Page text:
The Fat Tech Cat Diet

This got me thinking about the things that live inside my phone.

Like much of the world, I seem to live in a permanent state of vexation about technology, privacy, and how to survive in a world where so many access points are guarded by hungry algorithm crunching data trolls. This is not a new anxiety for me, I’ve blogged here before about some of the privacy concerns of smart cities, the privacy choices made by Apple in the past, and even the benevolent hackers protecting us.  But technology moves on, and the fat cats of the tech sector seem to be getting fatter on a steady diet of user data. 

Well this certainly doesn’t inspire confidence.

This topic has been especially hot on my mind this summer, because in an unexpected move (precipitated by this) I switched from an iPhone to a phone with an Android operating system and have been questioning the implications to my privacy ever since.

I mean, wow, I’ve had to click “I Agree” to a whole lot of things the last month.

But as it (shockingly) turns out, it doesn’t quite matter whether I agree or not.  A report from the Associated Press revealed that Google apps store a time-stamped register your locations, even when you specifically turn off location services.  So, for example, even if your “location history” is turned off, every time your gmail app pings a tower, the time and location is saved in your history.  That’s frustrating.

So maybe you think it’s smarter to use an iPhone and stay away from Google’s proprietary apps.  Well, I have bad news for you.  Apple, who has always differentiated itself by loudly proclaiming its commitment to locking up all of your private data inside your phone that it can’t be touched even by the engineers at Apple, has a new (as of iOS10) privacy scheme.  And the math around it doesn’t look very good.  The scheme is called differential privacy, and in a nutshell, Apple now sends all of your local data back to the mothership, but mixes it with enough noisy data that (in theory) your data could never be tied back to you personally.  This is an opt-in scheme, and when you agree to it, you are agreeing to a data sharing budget of epsilon per day.  That is, there is an upper bound, epsilon, to the amount of data they will harvest each day.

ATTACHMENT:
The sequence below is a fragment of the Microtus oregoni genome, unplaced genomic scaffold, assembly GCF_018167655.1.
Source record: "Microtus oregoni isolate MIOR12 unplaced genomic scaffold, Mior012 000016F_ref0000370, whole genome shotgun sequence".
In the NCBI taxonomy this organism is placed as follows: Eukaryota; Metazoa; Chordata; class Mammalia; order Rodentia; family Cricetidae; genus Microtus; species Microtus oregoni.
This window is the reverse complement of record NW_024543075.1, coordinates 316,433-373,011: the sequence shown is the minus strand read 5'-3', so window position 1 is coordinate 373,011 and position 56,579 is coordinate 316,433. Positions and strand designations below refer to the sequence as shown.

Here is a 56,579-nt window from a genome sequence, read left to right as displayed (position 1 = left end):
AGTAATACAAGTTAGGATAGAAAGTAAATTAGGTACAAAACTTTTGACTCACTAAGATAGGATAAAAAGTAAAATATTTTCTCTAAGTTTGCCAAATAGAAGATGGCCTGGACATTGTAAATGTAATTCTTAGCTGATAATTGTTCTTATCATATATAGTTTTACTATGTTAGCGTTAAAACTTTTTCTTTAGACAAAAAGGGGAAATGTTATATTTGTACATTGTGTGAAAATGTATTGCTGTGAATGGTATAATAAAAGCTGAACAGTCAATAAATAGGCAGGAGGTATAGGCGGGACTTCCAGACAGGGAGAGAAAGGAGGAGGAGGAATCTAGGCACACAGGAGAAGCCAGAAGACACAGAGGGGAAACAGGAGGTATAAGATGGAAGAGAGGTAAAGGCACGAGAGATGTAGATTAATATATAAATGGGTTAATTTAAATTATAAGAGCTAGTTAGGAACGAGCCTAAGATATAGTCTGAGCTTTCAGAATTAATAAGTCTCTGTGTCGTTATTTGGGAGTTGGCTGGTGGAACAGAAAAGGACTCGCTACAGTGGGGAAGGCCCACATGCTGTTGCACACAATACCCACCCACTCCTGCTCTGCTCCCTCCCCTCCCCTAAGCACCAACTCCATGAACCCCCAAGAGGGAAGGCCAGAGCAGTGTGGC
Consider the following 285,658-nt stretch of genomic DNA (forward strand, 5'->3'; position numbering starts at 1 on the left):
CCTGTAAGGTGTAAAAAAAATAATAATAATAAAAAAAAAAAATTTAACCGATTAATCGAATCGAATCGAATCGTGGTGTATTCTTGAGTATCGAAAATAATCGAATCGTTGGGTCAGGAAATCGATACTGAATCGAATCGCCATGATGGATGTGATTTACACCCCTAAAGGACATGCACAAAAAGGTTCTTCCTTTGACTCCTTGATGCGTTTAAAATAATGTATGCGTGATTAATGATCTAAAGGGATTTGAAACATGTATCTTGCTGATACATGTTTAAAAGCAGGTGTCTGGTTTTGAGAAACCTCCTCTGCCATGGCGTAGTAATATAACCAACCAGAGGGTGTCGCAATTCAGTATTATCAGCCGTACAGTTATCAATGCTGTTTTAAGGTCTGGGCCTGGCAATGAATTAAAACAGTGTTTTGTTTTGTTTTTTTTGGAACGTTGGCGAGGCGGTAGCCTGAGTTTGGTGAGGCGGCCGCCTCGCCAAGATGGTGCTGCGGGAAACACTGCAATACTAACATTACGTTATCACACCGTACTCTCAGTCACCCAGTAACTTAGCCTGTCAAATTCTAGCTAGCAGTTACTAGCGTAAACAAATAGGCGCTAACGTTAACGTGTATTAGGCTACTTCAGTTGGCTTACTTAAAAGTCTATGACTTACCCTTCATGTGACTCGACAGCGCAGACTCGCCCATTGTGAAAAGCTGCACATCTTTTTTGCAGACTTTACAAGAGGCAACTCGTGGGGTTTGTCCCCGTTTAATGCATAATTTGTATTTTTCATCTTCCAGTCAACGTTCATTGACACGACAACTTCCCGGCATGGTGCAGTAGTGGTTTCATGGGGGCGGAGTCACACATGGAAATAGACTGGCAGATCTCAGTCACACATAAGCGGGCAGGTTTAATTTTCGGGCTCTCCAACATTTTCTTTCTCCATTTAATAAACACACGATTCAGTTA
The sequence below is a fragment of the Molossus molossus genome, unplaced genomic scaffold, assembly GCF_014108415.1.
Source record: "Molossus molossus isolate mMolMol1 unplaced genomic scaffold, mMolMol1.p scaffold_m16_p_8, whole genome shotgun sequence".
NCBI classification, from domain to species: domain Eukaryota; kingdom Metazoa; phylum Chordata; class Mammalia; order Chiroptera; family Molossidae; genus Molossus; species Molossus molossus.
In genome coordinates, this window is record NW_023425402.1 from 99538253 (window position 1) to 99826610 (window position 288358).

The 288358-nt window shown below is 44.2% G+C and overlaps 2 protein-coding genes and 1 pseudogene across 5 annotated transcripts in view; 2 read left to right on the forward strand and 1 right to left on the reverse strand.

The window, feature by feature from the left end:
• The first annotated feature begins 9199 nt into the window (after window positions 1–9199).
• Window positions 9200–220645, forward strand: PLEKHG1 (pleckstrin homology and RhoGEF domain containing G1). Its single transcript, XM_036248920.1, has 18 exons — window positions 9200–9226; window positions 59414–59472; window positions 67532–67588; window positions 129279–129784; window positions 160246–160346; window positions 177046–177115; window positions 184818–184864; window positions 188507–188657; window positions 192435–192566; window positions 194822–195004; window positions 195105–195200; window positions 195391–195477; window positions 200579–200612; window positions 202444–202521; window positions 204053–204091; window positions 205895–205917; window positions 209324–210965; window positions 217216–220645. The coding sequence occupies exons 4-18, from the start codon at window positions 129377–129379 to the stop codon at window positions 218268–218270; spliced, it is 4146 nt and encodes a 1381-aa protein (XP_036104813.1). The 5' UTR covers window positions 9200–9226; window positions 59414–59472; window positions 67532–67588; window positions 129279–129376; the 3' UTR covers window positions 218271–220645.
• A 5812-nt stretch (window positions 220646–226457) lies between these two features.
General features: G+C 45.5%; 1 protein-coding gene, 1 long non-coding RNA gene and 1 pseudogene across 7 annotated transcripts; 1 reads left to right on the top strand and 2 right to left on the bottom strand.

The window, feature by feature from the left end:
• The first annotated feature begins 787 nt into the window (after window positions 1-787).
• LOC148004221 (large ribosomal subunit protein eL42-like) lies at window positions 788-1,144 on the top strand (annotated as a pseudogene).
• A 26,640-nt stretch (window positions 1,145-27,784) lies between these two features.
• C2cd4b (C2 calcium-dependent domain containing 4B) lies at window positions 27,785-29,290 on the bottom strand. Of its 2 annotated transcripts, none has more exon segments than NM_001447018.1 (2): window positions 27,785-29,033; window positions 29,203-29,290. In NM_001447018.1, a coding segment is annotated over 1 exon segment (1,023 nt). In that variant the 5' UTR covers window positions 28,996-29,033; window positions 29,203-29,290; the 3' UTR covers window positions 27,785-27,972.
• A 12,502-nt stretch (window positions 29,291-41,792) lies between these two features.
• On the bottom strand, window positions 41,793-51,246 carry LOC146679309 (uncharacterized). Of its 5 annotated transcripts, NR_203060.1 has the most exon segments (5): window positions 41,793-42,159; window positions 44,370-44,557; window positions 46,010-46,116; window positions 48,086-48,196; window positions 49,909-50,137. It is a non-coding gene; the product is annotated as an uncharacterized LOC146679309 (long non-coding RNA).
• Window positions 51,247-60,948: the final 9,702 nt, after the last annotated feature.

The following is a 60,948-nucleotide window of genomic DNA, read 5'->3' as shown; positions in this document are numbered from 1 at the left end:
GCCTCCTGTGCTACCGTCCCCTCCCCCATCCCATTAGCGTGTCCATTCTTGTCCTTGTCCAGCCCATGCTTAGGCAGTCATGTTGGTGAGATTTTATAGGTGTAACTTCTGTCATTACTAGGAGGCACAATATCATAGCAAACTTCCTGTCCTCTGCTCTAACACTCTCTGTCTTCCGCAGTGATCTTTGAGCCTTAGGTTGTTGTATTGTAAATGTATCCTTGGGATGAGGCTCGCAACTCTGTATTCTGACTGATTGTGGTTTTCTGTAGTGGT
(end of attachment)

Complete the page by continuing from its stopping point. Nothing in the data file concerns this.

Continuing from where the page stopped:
However, mathematicians have shown that even for a fixed epsilon, the amount of privacy being lost is not really something to be proud of, in fact they show that the amount of privacy you can lose each day is unbounded.  A post from Andy Greenberg at Wired gives a good rundown on some of the research that has been done on the shortcomings of the algorithm.

What also really bugs me about this, is how apparently nonchalant Apple is about dealing with the criticism.  I mean, I’m torn.  On the one hand, Google is standing there out in the open with its grabby robot hands taking all of my data and I can’t stop them.  And in some sense, Apple is doing the same thing but just pretending it isn’t.  

Cathy O’Neil, the longtime blogger and now frequent contributor to Bloomberg has done a lot of writing about big tech companies and their questionable algorithm practices.  Recently, O’Neil wrote about a set of proposals from Mark Warner regarding data privacy.  Specifically, what the government might do to limit who gets to access your data and what they get to do with it.   For the algorithms that have big control over your life, Warner recommends a system of algorithm auditing by human (because in case you missed it, algorithm bias is a very real thing). Most recently, she wrote about what Zuckerberg and his fellow cats can do to reel in the powerful and dangerous beast they’ve created.

What motivates your personal decisions on privacy?  Do you think about what operating system you use and does it vex you every day?  Let me know in the comments, or as usual I’ll be tweeting from my underground bunker @extremefriday.

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